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Media Alerts - Haskell v. Harris - Ninth Circuit
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October 31, 2013
  Haskell v. Harris - Ninth Circuit
Headline: Ninth Circuit affirms denial of preliminary injunction against the enforcement of the 2004 Amendment to California's DNA and Forensic Identification Data Base and Data Bank Act ("2004 Amendment") and holds that the Amendment does not violate the Fourth Amendment rights of a provisionally certified class of non-convicted felony arrestees.

Area of Law: Fourth Amendment; Criminal Procedure

Issue Presented: Whether California's mandatory DNA collection requirement under the 2004 Amendment constitutes an unreasonable search in violation of the Fourth Amendment as applied to felony arrestees who were not convicted.

Brief Summary: Plaintiffs, non-convicted felony arrestees, appealed the denial of their preliminary injunction seeking to enjoin the enforcement of the 2004 Amendment which authorized law enforcement to use buccal swab DNA sampling to obtain information from felony arrestees who were not convicted. Plaintiffs alleged that the statutory authorization violated the Fourth Amendment because the collection method constituted an unreasonable search.

The Ninth Circuit affirmed the judgment of the District Court and held that the 2004 Amendment did not violate the Fourth Amendment because the governmental interest in using the DNA information as an effective law enforcement tool outweighed the "de minimis" privacy invasion to the Plaintiffs in light of the safeguards used to limit the manner in which the information could be obtained and used.

Extended Summary: Plaintiffs were arrested in California for felonies but were not convicted. They provided DNA samples pursuant to the 2004 Amendment of the DNA Act. The DNA Act requires DNA testing of all persons convicted of certain offenses in order to facilitate law enforcement agencies in the identification, prosecution, and exoneration of suspects under investigation. The 2004 Amendment expanded the DNA Act's testing requirement to "any adult person arrested or charged with any felony offense" for which a law enforcement officer determines there is probable cause to believe that person committed.

Plaintiffs were provisionally certified as a class by the District Court, filed a complaint, and sought a preliminary injunction against California State officials who administered the DNA collection system. According to Plaintiffs, in allowing the collection of DNA samples from people who are arrested for felonies but not convicted California violated both their Fourth Amendment rights to be free of unreasonable searches and seizures and their Fourteenth Amendment due process rights. They also alleged that the DNA sampling system invaded their bodily and informational privacy rights. The District Court denied Plaintiffs' preliminary injunction and held that (1) the balancing weighed in favor of the State, (2) injunctive relief would not be in the public interest and (3) Plaintiffs could not prove a likelihood of success on the merits, as a matter of law, because the 2004 Amendment did not violate the Fourth Amendment.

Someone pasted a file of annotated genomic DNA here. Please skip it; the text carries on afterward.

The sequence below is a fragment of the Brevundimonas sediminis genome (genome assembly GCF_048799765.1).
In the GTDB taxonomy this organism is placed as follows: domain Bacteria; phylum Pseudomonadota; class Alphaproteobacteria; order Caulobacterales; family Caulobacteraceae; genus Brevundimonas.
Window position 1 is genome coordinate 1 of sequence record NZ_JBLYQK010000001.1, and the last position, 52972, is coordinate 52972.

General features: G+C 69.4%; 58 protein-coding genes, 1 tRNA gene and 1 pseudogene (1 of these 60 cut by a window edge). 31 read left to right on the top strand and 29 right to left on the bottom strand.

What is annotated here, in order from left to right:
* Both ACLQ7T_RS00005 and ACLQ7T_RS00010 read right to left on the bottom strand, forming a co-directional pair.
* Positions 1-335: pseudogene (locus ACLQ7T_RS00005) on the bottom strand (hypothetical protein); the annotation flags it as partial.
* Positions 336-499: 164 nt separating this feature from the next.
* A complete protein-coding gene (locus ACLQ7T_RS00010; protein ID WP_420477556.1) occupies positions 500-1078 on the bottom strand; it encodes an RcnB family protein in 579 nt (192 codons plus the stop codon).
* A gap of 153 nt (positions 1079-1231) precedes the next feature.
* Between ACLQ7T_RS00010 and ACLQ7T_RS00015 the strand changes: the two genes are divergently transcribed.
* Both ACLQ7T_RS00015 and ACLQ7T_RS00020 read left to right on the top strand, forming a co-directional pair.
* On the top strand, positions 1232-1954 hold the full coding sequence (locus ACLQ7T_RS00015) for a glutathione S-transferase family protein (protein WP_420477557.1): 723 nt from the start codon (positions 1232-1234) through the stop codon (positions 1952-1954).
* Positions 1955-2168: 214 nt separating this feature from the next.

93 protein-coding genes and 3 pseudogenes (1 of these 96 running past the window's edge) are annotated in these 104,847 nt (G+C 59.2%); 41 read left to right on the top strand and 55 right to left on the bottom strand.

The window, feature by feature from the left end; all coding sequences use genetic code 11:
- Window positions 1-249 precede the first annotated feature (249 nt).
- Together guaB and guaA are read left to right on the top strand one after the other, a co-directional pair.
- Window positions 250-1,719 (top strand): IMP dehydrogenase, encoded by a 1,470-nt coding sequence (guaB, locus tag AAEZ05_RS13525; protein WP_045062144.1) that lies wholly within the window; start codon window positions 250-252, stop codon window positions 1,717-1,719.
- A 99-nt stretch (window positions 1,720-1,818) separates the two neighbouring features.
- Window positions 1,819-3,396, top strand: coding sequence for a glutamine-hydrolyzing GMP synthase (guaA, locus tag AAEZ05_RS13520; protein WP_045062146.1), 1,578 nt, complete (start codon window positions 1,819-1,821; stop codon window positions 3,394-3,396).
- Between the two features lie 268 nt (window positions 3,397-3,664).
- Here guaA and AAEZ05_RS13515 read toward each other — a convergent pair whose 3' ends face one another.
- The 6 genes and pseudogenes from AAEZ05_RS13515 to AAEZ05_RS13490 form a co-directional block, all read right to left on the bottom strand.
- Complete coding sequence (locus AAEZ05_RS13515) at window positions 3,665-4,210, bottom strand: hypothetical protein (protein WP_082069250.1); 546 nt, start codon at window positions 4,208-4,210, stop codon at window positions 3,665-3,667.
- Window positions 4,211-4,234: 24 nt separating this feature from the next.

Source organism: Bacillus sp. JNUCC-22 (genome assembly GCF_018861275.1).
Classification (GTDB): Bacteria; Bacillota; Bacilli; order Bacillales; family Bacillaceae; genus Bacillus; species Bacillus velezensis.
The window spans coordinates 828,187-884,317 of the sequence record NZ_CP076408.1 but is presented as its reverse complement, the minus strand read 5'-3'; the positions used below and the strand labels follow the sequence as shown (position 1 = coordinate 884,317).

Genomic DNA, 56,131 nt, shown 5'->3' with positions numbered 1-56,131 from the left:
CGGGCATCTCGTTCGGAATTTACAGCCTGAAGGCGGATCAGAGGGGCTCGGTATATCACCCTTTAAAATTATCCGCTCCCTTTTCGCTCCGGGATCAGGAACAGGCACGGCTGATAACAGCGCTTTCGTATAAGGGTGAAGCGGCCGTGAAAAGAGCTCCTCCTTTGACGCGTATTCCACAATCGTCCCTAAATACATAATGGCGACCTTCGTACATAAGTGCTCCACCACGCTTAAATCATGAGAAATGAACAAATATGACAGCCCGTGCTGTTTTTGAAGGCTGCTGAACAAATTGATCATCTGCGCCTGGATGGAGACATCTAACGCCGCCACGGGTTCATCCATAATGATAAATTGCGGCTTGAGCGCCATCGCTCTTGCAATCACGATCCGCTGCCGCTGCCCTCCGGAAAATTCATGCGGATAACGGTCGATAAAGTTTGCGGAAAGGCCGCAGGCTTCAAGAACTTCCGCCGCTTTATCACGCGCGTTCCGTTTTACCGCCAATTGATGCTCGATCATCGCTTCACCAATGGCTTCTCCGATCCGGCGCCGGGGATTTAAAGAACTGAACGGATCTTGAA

The Ninth Circuit noted that a "compelled DNA extraction is a 'search' for Fourth Amendment purposes" but ultimately held that the search was constitutional because it was reasonable under the totality of the circumstances balancing test. The Ninth Circuit analyzed both the physical and informational privacy interests of Plaintiffs and found that felony arrestees have a diminished expectation of privacy. In terms of physical privacy, the Court viewed the buccal swab as minimally invasive to bodily integrity as compared to the body cavity searches and other degrading intrusions to which felony arrestees are constitutionally subjected. In terms of informational privacy, the Court analogized the DNA sampling and fingerprinting, and found that the constitutional and routine use of fingerprinting as a means of identification substantially diminishes the felony arrestees' privacy concerns. Also, the Court found that the requirements that law enforcement officers have probable cause to believe that a person committed a felony coupled with the criminal penalties imposed on anyone who violates the limited authorized uses of the DNA information provide adequate safeguards to informational privacy interests.

The Ninth Circuit then weighed these diminished privacy interests against the government's interest in effective prison administration and law enforcement, and found that the efficacy of the DNA identification furthers four key interests: (1) identifying arrestees, (2) solving past crimes, (3) preventing future crimes and (4) exonerating the innocent. On balance and after distinguishing Friedman v. Boucher, the Ninth Circuit found that the balance of interests weighs in favor of the government and upheld the constitutionality of the 2004 Amendment. The en banc oral argument in Haskell v. Harris is set for December 9.

Panel: Judges Fletcher, Smith, Todd

Date of Issued Opinion: February 23, 2012

Docket Number: 3:09-cv-04779-CRB

Decided: Affirmed

Case Alert Author:

Author of Opinion: Judge Smith

Case Alert Circuit Supervisor:

    Posted By: Glenn Koppel @ 10/31/2013 03:58 PM     9th Circuit  

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